|The Van is Packed|
On the first day we arrived at Tim's QTH about 8:40 a.m. and began by unpacking the antenna and inventorying the parts. Since this antenna was designed and built in Great Britain, the instructions took a little work to understand. Things like metric measurements, "P" clips, "RivNut inserts", "Jubilee" clips, and so on took some searching on Google to understand. Tim took care of sanding the inside of all the element center sections and the outside of the element tips that will slide into the center sections. He used a handy power drill attachment made by Rick, W8ZT, that makes this job a snap. This is done to reduce any corrosion on the elements and assure the best possible conduction and lowest resistance at those junctions. When we assembled the elements tips, Tim coated them with Noalox to further enhance the conductivity and to keep moisture out of the junction which can lead to antenna corrosion in the future. We also used anti-seize on all the Stainless Steel hardware to prevent it from galling and from forming corrosion.
On the right you can see we assembled the boom sections and loosely installed the center element sections to the boom. Then we began to see a problem. The instructions I had been emailed did not match the parts we had. A phone call to the U.S. distributor resulted in my leaving a voicemail that was not returned. I called again later and did talk to someone but they were not able to be too helpful and suggested I send an email. I did late in the day email Justin, G0KSC, who is the designer of the antenna but it was late in the evening in England. My email contained 9 major questions that I could not answer from the documentation I received. I got Justin's response at 3:23 a.m. the next day.
After a couple of email exchanges, Justin emailed me the NEW dimension chart for my antenna. It seems that the manual I was originally sent was for the older version of this antenna. The antenna I actually have is a HD version. The boom sections are larger, all the element sections are larger, and some of the parts that were used on the earlier model are not used on my antenna. I am glad to have a ruggedized antenna but wish the manual originally sent was correct and more complete.
|Squaring the Elements|
|End of Day 2|
On the right you can see how the antenna looks right now. One element tip needs to be installed because of the broken "Jubilee" clip (which I replaced at the hardware store tonight) and the reflector tips need to be installed once we hear from the factory manager. Then we can install the boom-to-mast bracket and construct the guy assembly. Finally, the ferrite 1:1 balun needs to be connected to the driven element and the antenna will be ready to test.
Except for the bungled instructions and incorrect dimension chart, I am feeling quite pleased about this antenna. It is Heavy Duty for sure and with the square boom the elements look really nice all leveled up. The "fit and finish" of the antenna is First Class and all the element tips are cut to exactly 100 mm longer than the new dimensions. Thus, the over-lap of each element tip is about 4 inches. The boom sections were very clearly marked as well as the points for attaching the guy cables. And, making measurements against a square boom is a real pleasure over trying to use a round boom!
I can't wait to put some RF to it and see what the SWR looks like. Of course, the real test will be when it is up in the air and hearing those super-weak signals. Bring on the DX!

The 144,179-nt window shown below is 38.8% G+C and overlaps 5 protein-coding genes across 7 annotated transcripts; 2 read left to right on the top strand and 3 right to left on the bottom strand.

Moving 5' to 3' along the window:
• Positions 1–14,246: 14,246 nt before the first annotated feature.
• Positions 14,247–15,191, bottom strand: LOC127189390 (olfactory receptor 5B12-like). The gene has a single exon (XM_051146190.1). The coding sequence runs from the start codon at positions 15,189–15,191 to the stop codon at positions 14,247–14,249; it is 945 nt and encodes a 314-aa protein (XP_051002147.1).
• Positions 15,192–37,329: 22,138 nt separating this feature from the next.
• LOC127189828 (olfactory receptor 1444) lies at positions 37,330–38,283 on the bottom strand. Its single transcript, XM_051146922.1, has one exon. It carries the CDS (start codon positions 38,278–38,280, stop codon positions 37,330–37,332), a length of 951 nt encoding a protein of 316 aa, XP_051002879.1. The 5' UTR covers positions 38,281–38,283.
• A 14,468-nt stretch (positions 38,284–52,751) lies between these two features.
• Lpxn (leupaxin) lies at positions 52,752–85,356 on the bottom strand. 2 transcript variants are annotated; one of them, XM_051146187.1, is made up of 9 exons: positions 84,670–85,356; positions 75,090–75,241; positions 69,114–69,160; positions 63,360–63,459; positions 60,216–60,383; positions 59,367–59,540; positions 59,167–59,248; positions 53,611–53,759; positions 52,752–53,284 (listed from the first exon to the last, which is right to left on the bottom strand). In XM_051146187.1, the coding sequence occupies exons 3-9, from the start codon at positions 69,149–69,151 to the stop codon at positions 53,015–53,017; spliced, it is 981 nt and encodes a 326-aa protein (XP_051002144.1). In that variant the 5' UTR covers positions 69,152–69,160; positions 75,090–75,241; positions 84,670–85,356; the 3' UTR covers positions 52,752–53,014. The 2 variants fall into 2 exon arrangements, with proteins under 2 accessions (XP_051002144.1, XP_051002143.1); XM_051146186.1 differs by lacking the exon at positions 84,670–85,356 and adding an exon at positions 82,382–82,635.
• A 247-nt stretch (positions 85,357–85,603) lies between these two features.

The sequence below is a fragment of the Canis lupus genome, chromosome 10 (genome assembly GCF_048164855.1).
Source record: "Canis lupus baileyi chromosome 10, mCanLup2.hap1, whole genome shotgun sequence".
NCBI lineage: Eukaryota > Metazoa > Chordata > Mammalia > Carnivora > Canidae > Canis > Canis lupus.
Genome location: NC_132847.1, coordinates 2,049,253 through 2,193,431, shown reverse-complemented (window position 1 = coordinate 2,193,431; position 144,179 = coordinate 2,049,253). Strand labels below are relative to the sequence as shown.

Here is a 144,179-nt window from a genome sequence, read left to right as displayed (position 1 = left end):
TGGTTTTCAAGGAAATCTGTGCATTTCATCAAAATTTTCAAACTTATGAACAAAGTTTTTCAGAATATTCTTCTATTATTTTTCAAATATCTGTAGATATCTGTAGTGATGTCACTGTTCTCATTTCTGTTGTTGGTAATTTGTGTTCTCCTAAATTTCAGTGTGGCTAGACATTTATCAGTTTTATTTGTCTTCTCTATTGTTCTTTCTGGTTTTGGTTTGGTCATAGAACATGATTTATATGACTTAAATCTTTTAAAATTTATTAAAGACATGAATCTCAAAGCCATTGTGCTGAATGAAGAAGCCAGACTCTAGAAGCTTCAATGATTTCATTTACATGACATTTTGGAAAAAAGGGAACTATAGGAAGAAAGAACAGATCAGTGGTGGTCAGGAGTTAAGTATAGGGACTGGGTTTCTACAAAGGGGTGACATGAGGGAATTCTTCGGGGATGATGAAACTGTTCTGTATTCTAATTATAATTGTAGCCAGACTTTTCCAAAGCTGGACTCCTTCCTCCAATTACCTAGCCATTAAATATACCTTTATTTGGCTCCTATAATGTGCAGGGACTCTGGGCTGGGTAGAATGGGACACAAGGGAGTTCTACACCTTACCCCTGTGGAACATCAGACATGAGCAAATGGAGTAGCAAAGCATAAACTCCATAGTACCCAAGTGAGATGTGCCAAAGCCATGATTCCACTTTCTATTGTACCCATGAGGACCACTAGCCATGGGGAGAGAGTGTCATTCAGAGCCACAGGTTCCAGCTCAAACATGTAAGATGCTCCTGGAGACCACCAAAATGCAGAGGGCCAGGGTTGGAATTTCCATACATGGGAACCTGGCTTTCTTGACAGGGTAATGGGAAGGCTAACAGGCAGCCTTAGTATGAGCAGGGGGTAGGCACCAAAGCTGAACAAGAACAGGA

UPDATE - - -
|Tower Climber - Grant|
I had acquired a new "Jubilee" clip (hose clamp) for the one we broke yesterday and the remaining element tip was installed along the the Reflector element tips. The ferrite 1:1 balun was connected to the feedpoint. This revealed an Oops! I needed to un-install the center insulators in order to put the connecting screws through the Driven Element. Over-sight on my part yesterday. Then all the element tip measurements were re-checked (for a third time) and minor corrections of no more than 1 mm were made to about half of them. Before anyone asks, yes, I am being anal about these measurements. 1 mm should make no difference whatsoever. But, I'll sleep better knowing that the antenna is just a close as I can possibly make it to the required dimensions.
As I mentioned earlier, this antenna utilizes a "bent reflector" to enhance SWR bandwidth and F/B. It took a little effort to make sure that the "bend" in the reflector element tip was in the same plane as the rest of the elements. A little tweaking of the driven element loop was also required to make sure it was level as well. Once all these final tweaks were done, we installed the boom to mast bracket a little bit forward of the center of gravity of the antenna because I will be adding feedline to the "lighter" end later that will hopefully balance the antenna. A quick check was made of the antenna with Rick, W8ZT's Rig Expert AA-54 analyzer although the antenna was just 3-feet off the ground. SWR was 1.26:1 so it seems like it might be not too far off once the antenna is raised.
|Antenna Ready for SWR Testing|
Finally we carried the antenna around Tim's house and hoisted it up on his Rohn 45G tower. It is only about 7 feet above ground now but we will connect some feedline to it and pull it up to about 40-feet to run a full test. This might show that the SWR needs to be adjusted but that should be rather simple to do - just lower the antenna, tweak the driven element and hoist it back up. That can be done multiple times all from the ground. You can see the current resting place of the antenna on the last photo. Click on any photo to see a larger image.
With today's work I have nearly completed one more step in the New 6-M Antenna Project. There is still a lot to be done but I just keep plugging along one step at a time. "Haste makes waste" and since I expect this antenna to serve me for many years to come, I'm trying to do it all right.